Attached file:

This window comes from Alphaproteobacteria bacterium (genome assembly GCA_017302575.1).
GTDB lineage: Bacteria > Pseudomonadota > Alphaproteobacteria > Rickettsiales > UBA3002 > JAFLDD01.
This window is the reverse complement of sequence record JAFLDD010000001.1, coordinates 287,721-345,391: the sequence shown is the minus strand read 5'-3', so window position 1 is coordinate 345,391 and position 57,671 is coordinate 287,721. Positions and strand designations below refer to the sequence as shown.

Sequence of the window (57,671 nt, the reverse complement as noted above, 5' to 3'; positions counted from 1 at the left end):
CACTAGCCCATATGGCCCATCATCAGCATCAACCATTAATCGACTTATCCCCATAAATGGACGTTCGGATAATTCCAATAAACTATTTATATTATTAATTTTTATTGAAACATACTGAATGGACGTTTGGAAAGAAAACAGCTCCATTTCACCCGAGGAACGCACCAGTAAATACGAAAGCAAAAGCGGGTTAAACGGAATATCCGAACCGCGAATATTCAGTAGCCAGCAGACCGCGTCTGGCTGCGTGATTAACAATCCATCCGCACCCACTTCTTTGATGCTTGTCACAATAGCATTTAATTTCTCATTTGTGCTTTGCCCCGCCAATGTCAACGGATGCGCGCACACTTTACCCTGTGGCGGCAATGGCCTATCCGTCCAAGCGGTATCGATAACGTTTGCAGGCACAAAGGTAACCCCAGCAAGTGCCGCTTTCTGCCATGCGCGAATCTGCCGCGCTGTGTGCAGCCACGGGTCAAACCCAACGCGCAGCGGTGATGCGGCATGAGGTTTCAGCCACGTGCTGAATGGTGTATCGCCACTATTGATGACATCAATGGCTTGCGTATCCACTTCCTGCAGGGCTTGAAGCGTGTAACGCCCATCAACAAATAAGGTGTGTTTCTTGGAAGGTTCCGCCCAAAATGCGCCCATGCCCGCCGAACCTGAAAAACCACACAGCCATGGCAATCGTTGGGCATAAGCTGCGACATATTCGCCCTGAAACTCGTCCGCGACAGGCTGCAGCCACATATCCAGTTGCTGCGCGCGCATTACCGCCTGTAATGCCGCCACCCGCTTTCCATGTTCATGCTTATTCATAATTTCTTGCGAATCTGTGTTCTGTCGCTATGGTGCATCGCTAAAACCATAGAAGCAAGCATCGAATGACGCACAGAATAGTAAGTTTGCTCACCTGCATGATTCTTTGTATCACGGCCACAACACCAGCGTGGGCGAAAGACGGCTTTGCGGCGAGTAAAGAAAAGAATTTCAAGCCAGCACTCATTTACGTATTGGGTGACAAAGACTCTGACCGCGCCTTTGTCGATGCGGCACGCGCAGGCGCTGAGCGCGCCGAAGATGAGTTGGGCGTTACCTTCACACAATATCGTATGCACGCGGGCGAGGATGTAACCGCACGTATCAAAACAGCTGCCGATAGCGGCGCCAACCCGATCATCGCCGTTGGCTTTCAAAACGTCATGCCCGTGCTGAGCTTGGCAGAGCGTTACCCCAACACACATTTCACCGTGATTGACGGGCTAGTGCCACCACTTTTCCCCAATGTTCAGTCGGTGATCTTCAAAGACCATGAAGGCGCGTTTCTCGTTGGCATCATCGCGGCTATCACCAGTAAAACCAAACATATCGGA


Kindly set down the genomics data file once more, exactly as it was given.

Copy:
This window comes from Alphaproteobacteria bacterium (genome assembly GCA_017302575.1).
GTDB lineage: Bacteria > Pseudomonadota > Alphaproteobacteria > Rickettsiales > UBA3002 > JAFLDD01.
This window is the reverse complement of sequence record JAFLDD010000001.1, coordinates 287,721-345,391: the sequence shown is the minus strand read 5'-3', so window position 1 is coordinate 345,391 and position 57,671 is coordinate 287,721. Positions and strand designations below refer to the sequence as shown.

Sequence of the window (57,671 nt, the reverse complement as noted above, 5' to 3'; positions counted from 1 at the left end):
CACTAGCCCATATGGCCCATCATCAGCATCAACCATTAATCGACTTATCCCCATAAATGGACGTTCGGATAATTCCAATAAACTATTTATATTATTAATTTTTATTGAAACATACTGAATGGACGTTTGGAAAGAAAACAGCTCCATTTCACCCGAGGAACGCACCAGTAAATACGAAAGCAAAAGCGGGTTAAACGGAATATCCGAACCGCGAATATTCAGTAGCCAGCAGACCGCGTCTGGCTGCGTGATTAACAATCCATCCGCACCCACTTCTTTGATGCTTGTCACAATAGCATTTAATTTCTCATTTGTGCTTTGCCCCGCCAATGTCAACGGATGCGCGCACACTTTACCCTGTGGCGGCAATGGCCTATCCGTCCAAGCGGTATCGATAACGTTTGCAGGCACAAAGGTAACCCCAGCAAGTGCCGCTTTCTGCCATGCGCGAATCTGCCGCGCTGTGTGCAGCCACGGGTCAAACCCAACGCGCAGCGGTGATGCGGCATGAGGTTTCAGCCACGTGCTGAATGGTGTATCGCCACTATTGATGACATCAATGGCTTGCGTATCCACTTCCTGCAGGGCTTGAAGCGTGTAACGCCCATCAACAAATAAGGTGTGTTTCTTGGAAGGTTCCGCCCAAAATGCGCCCATGCCCGCCGAACCTGAAAAACCACACAGCCATGGCAATCGTTGGGCATAAGCTGCGACATATTCGCCCTGAAACTCGTCCGCGACAGGCTGCAGCCACATATCCAGTTGCTGCGCGCGCATTACCGCCTGTAATGCCGCCACCCGCTTTCCATGTTCATGCTTATTCATAATTTCTTGCGAATCTGTGTTCTGTCGCTATGGTGCATCGCTAAAACCATAGAAGCAAGCATCGAATGACGCACAGAATAGTAAGTTTGCTCACCTGCATGATTCTTTGTATCACGGCCACAACACCAGCGTGGGCGAAAGACGGCTTTGCGGCGAGTAAAGAAAAGAATTTCAAGCCAGCACTCATTTACGTATTGGGTGACAAAGACTCTGACCGCGCCTTTGTCGATGCGGCACGCGCAGGCGCTGAGCGCGCCGAAGATGAGTTGGGCGTTACCTTCACACAATATCGTATGCACGCGGGCGAGGATGTAACCGCACGTATCAAAACAGCTGCCGATAGCGGCGCCAACCCGATCATCGCCGTTGGCTTTCAAAACGTCATGCCCGTGCTGAGCTTGGCAGAGCGTTACCCCAACACACATTTCACCGTGATTGACGGGCTAGTGCCACCACTTTTCCCCAATGTTCAGTCGGTGATCTTCAAAGACCATGAAGGCGCGTTTCTCGTTGGCATCATCGCGGCTATCACCAGTAAAACCAAACATATCGGA